Disclaimer: I consider the author a friend; I received an electronic advanced reader copy in exchange for an honest review.
The first thing you notice about this novella is the vibrant narrative voice. You learn everything you need to know about the main character and his circumstances within the first chapter, during the inciting incident, without any hint of the dreaded “info dump.” I was fascinated by this vampire before I ever learned his name. Continue reading
While it wasn’t quite up my alley, Matthew Warner’s Cursed by Christ book seemed intriguing enough that I had to pick the author’s brain about it. Maybe you’ll find yourself interested in my stead.
ABOUT THE BOOK
CURSED . . .
Living at her family’s rice plantation, Alice Wharton learns some disturbing news from her mother: their bloodline has been cursed. Jesus Christ punishes them for having psychic powers allegedly stolen from a Heavenly angel. He exacts penance in the form of the mother’s adulterous “communion” trysts with their reverend.
FORGOTTEN . . .
Escaping from the predatory reverend, Alice marries Major Thorne Norwick at his Georgian cotton plantation. She also meets the slave cooks, Jonah and Eliza, who show her how to telepathically eject troubling memories. When Thorne returns from fighting in the War of Northern Aggression, Alice uses this skill to hide from herself the devastating revelation that her husband now seems to serve Christ. After all, he aids a secret society—the Ku Klux Klan—that uses the symbols of her tormentor.
Everywhere she looks, the specter of Christ stands in judgment. What’s more, a mysterious presence stalks her, its mind echoing with thoughts that feel all too familiar. When it reaches her, there will be hell to pay.
Amazon | Audio Book
First of all, how would you categorize the genre or genres that this book fits under?
Cursed by Christ is a Southern gothic horror novel for an adult audience. It’s also historical since it takes place during 1860-1868. Continue reading
Disclaimer: The author is a friend, and I reviewed this novel as part of the publication process. I look forward to purchasing a hardcopy version of my own.
This was a weird book set in an even weirder landscape. Betts proves that the supernatural creatures created as part of all human cultures are very similar to the humans that they support/stalk/haunt. Despite his paranormal origins, Abe is just a guy. When he’s swept up into the first murder mystery his world has ever known, that’s when things get interesting. Continue reading
Disclaimer: This book was produced by the publishing company that also publishes my current series of novels; however, I purchased a hardcopy version of this novel for full price.
The mystery about Reesa, one of the narrators and main characters of this novel, hooks you from the very first line of the book. As reminders and clues slowly unwind through the rest of the tale, becoming entangled with the rest of the mystery of the world, I found myself both aching to know the truth and fearful of what I might discover. Continue reading
Disclaimer: I consider myself friends with the author, via the graduate writing program we both attended. However, I purchased the hardcopy version of this novel for full price.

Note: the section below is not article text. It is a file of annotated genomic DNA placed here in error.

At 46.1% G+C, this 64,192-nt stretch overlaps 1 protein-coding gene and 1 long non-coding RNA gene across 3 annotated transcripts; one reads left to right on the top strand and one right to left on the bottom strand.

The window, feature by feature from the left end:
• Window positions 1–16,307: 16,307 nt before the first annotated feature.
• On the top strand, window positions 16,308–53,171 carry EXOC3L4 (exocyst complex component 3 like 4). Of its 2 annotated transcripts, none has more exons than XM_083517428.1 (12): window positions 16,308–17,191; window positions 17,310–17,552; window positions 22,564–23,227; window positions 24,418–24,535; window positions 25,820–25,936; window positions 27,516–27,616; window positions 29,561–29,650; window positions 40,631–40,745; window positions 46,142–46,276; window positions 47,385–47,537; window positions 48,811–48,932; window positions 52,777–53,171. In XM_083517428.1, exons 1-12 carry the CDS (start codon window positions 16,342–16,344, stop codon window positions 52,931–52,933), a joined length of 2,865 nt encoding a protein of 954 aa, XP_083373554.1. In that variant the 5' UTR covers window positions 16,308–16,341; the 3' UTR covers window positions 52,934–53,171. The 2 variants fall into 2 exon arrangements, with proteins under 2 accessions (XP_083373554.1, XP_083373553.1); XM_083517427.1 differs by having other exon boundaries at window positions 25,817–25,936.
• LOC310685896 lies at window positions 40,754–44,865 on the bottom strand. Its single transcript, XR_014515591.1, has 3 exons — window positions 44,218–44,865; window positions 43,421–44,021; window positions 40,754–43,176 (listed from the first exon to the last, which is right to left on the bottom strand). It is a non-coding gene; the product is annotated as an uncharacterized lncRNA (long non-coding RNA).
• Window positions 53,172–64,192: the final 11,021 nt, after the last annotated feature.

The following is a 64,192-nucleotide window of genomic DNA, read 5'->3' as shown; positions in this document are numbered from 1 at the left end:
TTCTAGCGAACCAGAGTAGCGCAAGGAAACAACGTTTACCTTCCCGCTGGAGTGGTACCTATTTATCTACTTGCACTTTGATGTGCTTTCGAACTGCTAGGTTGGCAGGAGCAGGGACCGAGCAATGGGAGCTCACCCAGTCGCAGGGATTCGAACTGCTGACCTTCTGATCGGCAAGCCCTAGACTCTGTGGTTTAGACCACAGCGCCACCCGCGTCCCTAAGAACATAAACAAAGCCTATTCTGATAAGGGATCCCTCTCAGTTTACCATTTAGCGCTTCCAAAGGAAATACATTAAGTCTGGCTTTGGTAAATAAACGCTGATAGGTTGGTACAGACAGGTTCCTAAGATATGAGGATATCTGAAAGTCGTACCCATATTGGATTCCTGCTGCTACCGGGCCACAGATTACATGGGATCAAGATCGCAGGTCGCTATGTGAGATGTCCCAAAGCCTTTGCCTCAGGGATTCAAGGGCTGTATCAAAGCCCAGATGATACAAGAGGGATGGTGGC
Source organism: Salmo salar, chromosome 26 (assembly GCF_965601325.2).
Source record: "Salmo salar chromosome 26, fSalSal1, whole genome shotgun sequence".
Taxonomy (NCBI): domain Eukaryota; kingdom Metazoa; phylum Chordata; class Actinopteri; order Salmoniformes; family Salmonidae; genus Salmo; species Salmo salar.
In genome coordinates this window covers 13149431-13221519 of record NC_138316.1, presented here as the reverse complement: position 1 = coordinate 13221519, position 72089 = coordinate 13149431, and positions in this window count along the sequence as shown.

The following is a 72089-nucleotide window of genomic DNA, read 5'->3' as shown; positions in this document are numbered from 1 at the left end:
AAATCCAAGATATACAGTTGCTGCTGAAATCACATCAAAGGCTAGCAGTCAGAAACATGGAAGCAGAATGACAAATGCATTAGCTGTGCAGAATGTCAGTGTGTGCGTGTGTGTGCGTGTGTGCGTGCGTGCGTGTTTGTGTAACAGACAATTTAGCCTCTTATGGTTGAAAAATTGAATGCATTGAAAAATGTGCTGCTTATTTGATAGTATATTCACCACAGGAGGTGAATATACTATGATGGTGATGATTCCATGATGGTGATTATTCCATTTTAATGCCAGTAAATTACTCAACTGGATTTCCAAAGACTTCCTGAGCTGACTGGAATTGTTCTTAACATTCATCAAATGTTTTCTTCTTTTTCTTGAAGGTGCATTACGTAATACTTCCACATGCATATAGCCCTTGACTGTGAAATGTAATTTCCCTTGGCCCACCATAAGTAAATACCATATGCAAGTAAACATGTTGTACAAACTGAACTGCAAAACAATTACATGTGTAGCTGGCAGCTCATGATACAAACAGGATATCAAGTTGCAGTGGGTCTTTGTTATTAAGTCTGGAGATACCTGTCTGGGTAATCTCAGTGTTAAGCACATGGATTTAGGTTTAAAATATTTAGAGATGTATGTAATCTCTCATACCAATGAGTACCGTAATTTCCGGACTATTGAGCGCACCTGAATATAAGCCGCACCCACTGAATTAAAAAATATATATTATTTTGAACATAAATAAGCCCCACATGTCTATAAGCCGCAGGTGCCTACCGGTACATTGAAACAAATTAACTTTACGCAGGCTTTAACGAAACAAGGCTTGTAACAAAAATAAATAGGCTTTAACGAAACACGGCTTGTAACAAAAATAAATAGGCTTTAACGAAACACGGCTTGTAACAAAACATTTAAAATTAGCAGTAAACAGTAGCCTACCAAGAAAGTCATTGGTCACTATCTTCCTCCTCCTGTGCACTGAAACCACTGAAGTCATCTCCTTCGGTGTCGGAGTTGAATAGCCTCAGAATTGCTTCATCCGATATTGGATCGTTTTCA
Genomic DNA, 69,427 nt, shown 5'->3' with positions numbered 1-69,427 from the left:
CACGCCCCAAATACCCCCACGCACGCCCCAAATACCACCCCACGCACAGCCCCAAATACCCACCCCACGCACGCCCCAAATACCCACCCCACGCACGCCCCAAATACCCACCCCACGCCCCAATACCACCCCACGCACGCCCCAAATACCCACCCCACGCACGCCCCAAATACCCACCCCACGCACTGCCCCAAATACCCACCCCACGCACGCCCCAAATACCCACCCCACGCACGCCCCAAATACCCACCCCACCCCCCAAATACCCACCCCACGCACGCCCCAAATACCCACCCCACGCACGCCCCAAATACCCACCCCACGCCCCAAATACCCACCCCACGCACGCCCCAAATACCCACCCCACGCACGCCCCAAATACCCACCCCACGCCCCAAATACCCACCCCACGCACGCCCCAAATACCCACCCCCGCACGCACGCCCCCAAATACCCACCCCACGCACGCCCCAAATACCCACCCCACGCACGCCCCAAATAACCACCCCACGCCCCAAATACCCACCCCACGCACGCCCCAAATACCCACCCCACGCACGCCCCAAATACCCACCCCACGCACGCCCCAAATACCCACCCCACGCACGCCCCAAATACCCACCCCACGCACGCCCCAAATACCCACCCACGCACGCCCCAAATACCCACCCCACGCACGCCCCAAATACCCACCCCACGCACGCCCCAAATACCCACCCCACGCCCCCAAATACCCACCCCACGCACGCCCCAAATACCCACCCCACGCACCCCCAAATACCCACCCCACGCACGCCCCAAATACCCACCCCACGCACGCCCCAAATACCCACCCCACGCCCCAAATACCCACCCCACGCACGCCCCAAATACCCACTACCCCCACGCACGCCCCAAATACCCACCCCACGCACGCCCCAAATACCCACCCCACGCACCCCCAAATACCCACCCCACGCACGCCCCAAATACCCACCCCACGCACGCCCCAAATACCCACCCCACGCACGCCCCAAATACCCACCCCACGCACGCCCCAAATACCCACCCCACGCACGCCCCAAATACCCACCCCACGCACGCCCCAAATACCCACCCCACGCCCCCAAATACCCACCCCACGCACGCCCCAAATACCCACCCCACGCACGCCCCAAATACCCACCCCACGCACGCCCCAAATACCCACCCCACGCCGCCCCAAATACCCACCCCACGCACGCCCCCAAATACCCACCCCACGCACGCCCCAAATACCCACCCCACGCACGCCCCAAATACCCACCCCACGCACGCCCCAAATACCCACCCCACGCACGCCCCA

Though this book is the second in a shared world of stories, you do not have to read the first in order to get full enjoyment from this novel (which I think is actually a prequel, anyway). Set in our contemporary world, this story features a fascinating mix of mythologies, Christian and indigenous North American, which complement each other to good effect over the course of the plot. The combination starts with a fascinating archaeological mystery and ends with an epic showdown. Continue reading
Also written by Margaret Dunlap, Mur Lafferty, and Brian Francis Slattery
I first learned about Bookburners and the modern concept of the serial novel through a blog post at Speculative Chic. I was intrigued by both the format and the story premise, so downloaded the first season on my Kindle. It languished for a while, as most things on my Kindle do, until my most recent trip out of town.
I read fairly fast, so it was actually odd to spend so much of my trip on a single book. I worried that I’d be inclined to break up the 16 episodic installments with other reading alternatives, but the story line managed to hook me and keep me going without gratuitous use of cliffhangers. The characters were the perfect mix of unique, heroic, and flawed, and I may have gasped out loud during one particular revelation. Continue reading
In the spirit of Halloween month, I was asked by a fellow blogger to participate in her round-up of monster discussions. In looking for a way to talk about Cthulu, when I have very limited experience in the horror genre in general and H.P. Lovecraft in particular, I remembered a book that’s been sitting on my “to be read” shelf for an embarrassingly long time.
I steeled myself with bright lights and espresso and dove out of my comfort zone! You can find my in-depth look at Lucy A. Snyder’s While the Black Stars Burn at MNBernard Books! Continue reading